And yet, at the end of every programme, there's the faintest sense of something missing. I would venture two possibilities. The first is that Hughes's sharp talent for the superlative has been blunted on one of its edges. So that while he is still able to deploy a recruiting trumpet-blast for the art he loves (last night he convinced you to fall in love with Falling Water, Frank Lloyd Wright's astonishing cantilevered house), the art he doesn't gets away relatively unscarred. Discussing Georgia O'Keeffe, for example, he was equivocal about her talents, hinting that her fame was a result of gender politics as much as her own achievements. But he finished by describing her as a "very considerable painter", an unusually inert phrase for such a muscular writer. I may be imagining it, but something in his voice suggested he didn't really believe this - that O' Keeffe was present because no comprehensive endeavour could afford to leave her out.
Which leads on to the second possibility - that the overwhelming problem of all such projects (the battle between inclusiveness and coherence) hasn't been quite resolved here. American Visions sensibly orders its material by theme, rather than chronology, which means that each episode can have its own shape and can also avoid a monotony of style. But it can also sometimes seem that the thematic connections are wearing a little thin. In last night's programme about the influence of immigration on American art, Frank Lloyd Wright's Robie House appeared because of the Japanese influences on its interior. But importation is not really the same thing as immigration - it was as though a place had to be found for this precious object somewhere, as though the cataloguing instinct had won out over the argumentative one. Other passages struck you as being a continuation of earlier programmes rather than this one, as if Hughes had found a glut in one thematic area succeeded by relative scarcity in another. None of this, incidentally, argues against watching these programmes - Hughes slightly off his best is still better than most and there are reasons to believe he will hone his blade as he comes closer to the present day.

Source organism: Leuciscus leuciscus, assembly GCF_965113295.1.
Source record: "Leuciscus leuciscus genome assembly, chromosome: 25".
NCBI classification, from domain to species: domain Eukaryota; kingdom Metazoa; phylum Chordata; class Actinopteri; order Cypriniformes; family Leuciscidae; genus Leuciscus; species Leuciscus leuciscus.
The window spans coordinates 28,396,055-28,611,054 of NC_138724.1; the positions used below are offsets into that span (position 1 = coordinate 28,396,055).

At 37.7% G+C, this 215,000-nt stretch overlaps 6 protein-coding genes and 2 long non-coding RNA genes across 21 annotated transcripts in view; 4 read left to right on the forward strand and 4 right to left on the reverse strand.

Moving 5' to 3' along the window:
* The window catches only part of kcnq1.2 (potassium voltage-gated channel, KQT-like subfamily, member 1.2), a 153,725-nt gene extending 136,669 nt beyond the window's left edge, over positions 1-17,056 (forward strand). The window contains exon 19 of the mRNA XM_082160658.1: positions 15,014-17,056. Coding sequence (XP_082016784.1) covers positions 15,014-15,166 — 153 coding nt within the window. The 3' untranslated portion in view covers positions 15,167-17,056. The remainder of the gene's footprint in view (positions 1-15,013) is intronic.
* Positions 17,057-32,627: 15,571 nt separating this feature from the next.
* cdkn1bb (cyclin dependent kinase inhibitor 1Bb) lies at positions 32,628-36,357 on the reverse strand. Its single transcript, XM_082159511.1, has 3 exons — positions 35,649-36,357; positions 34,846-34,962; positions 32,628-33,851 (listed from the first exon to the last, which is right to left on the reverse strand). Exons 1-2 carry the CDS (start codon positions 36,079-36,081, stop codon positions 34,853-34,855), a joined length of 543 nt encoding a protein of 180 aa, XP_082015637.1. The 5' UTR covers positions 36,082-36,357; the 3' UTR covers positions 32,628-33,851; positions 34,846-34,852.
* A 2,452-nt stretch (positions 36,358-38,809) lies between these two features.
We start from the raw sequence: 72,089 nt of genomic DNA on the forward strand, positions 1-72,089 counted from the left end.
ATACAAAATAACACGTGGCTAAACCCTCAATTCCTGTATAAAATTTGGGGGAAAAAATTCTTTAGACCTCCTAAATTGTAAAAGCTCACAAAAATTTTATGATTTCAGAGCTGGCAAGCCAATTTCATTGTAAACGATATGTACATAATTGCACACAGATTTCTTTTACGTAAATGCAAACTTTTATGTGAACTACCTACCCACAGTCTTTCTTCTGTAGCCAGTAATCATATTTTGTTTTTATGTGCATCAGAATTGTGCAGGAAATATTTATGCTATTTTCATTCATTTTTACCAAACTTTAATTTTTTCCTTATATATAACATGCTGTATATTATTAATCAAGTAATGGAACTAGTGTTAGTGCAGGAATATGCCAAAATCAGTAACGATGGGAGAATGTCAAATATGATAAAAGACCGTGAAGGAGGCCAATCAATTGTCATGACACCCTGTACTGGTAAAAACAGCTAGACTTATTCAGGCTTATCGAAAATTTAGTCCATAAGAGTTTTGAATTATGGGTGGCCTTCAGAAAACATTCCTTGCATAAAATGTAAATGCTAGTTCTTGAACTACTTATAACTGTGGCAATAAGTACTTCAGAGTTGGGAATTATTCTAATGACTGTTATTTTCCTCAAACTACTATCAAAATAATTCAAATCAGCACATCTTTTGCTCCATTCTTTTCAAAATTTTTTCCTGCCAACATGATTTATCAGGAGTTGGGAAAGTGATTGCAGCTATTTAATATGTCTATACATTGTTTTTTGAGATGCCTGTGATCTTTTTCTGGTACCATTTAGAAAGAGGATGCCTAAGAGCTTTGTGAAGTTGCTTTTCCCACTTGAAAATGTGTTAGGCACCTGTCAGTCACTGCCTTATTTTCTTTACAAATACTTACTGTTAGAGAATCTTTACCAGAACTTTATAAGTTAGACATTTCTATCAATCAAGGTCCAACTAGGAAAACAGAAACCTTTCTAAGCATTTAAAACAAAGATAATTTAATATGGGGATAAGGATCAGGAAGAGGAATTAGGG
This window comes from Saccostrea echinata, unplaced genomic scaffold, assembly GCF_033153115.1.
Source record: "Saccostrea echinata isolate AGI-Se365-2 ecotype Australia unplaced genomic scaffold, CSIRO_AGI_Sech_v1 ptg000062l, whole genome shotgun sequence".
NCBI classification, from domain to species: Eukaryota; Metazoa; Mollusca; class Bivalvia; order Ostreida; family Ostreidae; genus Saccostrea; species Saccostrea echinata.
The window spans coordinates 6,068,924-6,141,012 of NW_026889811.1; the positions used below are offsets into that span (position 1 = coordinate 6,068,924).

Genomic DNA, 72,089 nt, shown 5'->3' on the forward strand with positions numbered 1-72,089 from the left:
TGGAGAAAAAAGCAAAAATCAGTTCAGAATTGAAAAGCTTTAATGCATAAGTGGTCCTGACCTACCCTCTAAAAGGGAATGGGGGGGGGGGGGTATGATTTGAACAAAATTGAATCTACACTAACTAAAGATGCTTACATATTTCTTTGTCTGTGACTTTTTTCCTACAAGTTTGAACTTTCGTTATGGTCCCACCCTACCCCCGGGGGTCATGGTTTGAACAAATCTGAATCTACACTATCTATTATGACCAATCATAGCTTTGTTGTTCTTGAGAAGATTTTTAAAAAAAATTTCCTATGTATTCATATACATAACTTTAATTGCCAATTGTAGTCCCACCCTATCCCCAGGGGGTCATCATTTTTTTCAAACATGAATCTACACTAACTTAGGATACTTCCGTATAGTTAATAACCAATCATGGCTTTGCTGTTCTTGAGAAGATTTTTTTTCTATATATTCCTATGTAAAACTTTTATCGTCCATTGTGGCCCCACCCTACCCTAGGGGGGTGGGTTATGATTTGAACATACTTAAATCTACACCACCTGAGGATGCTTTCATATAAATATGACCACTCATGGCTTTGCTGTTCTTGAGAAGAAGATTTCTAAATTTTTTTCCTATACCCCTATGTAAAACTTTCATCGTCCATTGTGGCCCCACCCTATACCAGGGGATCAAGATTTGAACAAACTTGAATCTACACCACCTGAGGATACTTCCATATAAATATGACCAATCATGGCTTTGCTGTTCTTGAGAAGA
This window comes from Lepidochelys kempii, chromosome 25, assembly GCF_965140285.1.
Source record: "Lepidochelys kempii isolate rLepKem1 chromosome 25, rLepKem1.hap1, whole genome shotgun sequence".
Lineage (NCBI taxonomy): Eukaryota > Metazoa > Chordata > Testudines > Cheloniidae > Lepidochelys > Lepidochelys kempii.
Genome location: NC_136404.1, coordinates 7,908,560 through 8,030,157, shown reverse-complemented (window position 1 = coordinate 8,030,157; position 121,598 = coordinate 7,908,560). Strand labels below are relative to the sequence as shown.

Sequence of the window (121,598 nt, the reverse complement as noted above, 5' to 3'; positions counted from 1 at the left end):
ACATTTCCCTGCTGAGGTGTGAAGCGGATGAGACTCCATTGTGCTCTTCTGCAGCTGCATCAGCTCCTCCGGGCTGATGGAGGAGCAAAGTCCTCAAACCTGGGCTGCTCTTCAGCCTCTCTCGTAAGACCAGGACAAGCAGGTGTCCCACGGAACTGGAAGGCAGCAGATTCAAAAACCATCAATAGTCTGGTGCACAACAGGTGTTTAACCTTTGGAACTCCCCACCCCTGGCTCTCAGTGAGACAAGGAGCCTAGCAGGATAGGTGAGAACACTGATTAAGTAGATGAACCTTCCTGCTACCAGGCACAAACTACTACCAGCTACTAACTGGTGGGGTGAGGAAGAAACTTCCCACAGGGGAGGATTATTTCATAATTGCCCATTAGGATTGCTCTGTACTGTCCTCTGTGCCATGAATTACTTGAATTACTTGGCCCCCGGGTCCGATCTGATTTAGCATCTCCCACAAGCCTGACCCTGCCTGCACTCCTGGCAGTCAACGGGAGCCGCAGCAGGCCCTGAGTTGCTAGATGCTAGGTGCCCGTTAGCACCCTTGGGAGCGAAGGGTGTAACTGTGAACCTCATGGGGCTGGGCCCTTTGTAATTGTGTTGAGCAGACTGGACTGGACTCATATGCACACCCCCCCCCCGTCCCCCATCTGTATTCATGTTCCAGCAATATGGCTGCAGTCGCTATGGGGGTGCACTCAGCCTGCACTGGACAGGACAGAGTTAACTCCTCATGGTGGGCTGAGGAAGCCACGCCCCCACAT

TX's programme (Sat BBC2) about Eddie Izzard's world tour conveyed something of his weird courage (watching him struggle through a set in French, the phrase that came first to mind was "mourir comme un chien" - his style of surreal comedy requires an absolute confidence that the performer means what he says and isn't just having vocab problems) and the brilliance of his material. But it may have been unwise to include so many shots of aeroplanes taking off and landing in a programme that never quite managed to leave the runway itself.Reuse content